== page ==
The typology is a coarse but flexible and universally applicable categorical scheme in which the facture and mass categories can also be combined in a 3 × 3 matrix as follows, first with traditional musical instruments in CD3, tracks 31, 32, and 33:

• Track 31: tonic impulsive, tonic sustained, tonic iterative.

• Track 32: impulsive complex mass, complex sustained mass, iterative complex mass.

• Track 33: impulsive varied mass, sustained varied mass, iterative varied mass.

Then follows a similar scheme with prepared piano sounds repeated in tracks 34, 35, and 36, and with concrete sounds repeated in tracks 37, 38, and 39, as well as with electronic sounds repeated in track 40, 41, and 42. In Figure 2, we can see spectral representations in the 3 × 3 typological matrix based on the electronic sounds of tracks 40, 41, and 42. The overall facture shapes of these 9 different sounds should be quite clear, in spite of different mass content.


Figure 2. A 3 × 3 typological matrix of spectrograms based on electronic sounds from Solfège CD3, tracks 40, 41, and 42. In the first row, spectrograms of track 40 with tonic mass, i.e., clearly perceivable pitches, in the second row, spectrograms of track 41 with complex mass, i.e. inharmonic and noise-dominated sounds, and in the third row, track 42 spectrograms with varied mass, i.e., glissando pitches. In each row, the envelopes have respectively, an impulsive, a sustained, and an iterative facture (see main text for explanation of “facture”). Notice the overall dynamic envelopes of these different factures, i.e., the abrupt of the impulsive, the prolonged of the sustained, and the punctual and accelerating of the iterative.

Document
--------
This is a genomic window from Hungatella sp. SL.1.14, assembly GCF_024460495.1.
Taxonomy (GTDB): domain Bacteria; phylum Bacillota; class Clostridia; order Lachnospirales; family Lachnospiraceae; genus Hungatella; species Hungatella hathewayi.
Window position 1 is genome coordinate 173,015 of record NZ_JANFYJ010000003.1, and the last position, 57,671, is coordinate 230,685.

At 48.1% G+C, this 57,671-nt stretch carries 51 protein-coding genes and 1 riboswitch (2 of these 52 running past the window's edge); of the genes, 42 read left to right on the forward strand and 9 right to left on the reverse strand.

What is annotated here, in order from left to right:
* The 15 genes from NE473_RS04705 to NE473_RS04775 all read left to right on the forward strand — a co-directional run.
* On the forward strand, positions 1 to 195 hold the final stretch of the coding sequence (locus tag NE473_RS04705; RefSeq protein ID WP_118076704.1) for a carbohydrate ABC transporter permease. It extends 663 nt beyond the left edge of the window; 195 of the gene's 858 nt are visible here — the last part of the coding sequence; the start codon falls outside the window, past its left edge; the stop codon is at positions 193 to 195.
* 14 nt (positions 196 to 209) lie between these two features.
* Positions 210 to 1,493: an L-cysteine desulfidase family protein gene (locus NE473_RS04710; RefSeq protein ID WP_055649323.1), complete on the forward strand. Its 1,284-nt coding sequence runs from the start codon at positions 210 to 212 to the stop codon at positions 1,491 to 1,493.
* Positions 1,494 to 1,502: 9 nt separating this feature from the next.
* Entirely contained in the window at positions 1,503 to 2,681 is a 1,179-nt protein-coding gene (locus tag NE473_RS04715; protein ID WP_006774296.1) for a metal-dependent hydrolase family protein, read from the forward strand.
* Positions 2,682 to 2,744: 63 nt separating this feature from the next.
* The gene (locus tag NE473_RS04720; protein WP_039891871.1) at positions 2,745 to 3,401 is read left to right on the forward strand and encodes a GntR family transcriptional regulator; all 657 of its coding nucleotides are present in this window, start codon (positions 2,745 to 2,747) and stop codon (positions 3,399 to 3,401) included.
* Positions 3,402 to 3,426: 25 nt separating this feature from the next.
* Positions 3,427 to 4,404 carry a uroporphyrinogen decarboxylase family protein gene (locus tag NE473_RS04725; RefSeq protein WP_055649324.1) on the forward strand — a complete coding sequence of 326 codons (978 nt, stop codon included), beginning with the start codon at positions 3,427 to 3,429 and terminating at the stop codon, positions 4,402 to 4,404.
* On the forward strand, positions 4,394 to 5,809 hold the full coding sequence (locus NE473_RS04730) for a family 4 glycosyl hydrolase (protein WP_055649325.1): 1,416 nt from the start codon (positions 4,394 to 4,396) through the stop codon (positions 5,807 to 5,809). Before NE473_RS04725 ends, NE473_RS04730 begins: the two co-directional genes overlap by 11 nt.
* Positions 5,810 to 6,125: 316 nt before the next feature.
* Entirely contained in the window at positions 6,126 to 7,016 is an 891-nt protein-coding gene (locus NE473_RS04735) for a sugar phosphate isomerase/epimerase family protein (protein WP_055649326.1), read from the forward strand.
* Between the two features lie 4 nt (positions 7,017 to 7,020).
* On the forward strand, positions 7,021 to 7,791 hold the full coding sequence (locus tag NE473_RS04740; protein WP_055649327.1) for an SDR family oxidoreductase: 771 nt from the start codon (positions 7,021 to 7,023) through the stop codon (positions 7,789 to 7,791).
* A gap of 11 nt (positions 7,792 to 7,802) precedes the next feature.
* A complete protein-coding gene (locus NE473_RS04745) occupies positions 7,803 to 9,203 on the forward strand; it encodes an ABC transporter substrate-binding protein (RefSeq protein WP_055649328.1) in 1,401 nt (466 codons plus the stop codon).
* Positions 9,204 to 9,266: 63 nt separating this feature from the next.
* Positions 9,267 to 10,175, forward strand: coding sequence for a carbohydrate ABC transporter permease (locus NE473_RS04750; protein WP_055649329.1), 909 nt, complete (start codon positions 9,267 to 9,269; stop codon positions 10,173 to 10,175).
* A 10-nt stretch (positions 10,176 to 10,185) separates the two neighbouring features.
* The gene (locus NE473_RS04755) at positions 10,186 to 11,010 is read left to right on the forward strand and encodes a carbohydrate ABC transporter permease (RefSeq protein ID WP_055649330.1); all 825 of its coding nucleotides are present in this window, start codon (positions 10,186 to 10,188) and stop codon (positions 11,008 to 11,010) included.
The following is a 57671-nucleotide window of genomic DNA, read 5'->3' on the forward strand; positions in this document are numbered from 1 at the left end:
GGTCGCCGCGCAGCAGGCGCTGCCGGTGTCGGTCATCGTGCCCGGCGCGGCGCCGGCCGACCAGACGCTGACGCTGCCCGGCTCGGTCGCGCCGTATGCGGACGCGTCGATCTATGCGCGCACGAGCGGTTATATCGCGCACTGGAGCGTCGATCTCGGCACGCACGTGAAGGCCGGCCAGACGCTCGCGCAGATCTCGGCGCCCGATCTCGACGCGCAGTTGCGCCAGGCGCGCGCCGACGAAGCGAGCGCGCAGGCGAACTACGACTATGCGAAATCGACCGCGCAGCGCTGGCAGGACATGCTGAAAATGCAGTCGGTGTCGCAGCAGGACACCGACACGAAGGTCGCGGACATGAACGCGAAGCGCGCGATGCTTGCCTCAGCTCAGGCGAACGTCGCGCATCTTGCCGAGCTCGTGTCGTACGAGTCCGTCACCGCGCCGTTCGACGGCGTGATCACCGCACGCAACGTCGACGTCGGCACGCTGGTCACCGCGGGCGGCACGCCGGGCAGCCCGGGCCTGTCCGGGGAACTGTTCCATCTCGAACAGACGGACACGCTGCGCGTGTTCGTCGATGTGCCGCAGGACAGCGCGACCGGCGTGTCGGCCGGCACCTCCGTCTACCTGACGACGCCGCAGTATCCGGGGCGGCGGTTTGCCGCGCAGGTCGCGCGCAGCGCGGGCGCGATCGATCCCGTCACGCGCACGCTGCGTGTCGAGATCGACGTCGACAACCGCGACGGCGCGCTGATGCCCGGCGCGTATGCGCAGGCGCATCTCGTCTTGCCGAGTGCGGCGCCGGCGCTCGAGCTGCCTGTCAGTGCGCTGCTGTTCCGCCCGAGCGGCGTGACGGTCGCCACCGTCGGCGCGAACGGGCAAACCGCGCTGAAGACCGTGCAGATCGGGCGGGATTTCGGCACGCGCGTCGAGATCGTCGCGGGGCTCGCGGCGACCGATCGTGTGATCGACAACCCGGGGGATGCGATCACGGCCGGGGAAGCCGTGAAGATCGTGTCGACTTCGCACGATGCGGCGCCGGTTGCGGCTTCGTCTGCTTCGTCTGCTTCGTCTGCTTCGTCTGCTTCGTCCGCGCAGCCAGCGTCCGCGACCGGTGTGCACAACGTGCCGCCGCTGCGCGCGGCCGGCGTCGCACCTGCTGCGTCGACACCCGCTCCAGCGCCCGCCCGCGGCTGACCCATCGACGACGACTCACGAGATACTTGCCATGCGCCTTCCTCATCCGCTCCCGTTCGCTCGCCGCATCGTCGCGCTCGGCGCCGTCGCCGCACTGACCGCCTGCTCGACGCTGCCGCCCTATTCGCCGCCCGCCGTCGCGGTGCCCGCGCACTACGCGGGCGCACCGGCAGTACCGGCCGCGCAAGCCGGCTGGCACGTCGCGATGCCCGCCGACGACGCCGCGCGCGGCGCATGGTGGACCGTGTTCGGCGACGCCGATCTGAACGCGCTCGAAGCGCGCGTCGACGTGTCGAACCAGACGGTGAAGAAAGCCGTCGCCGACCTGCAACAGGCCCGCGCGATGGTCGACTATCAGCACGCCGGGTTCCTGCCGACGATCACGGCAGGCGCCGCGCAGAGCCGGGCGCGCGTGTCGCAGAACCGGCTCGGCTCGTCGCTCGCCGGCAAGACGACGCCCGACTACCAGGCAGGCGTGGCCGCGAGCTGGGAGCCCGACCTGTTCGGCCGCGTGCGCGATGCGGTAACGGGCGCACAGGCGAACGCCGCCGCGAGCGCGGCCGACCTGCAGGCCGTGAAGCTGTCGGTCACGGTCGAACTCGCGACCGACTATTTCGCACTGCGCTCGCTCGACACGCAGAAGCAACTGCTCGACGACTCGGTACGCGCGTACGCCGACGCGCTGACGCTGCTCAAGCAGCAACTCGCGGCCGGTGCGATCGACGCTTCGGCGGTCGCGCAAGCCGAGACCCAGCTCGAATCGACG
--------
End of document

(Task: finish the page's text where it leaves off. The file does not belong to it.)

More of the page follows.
The morphology is mainly concerned with the internal features of sound objects, and has several dimensions and sub-dimensions, and for some features, also relative values, e.g., indicating the speed and amplitude of various fluctuations. The morphology is a rather extensive domain, here illustrated with only two of its dimensions:

Grain designates the fast and small fluctuations in the sound, and has attributes such as variations in amplitude, speed, and consistency.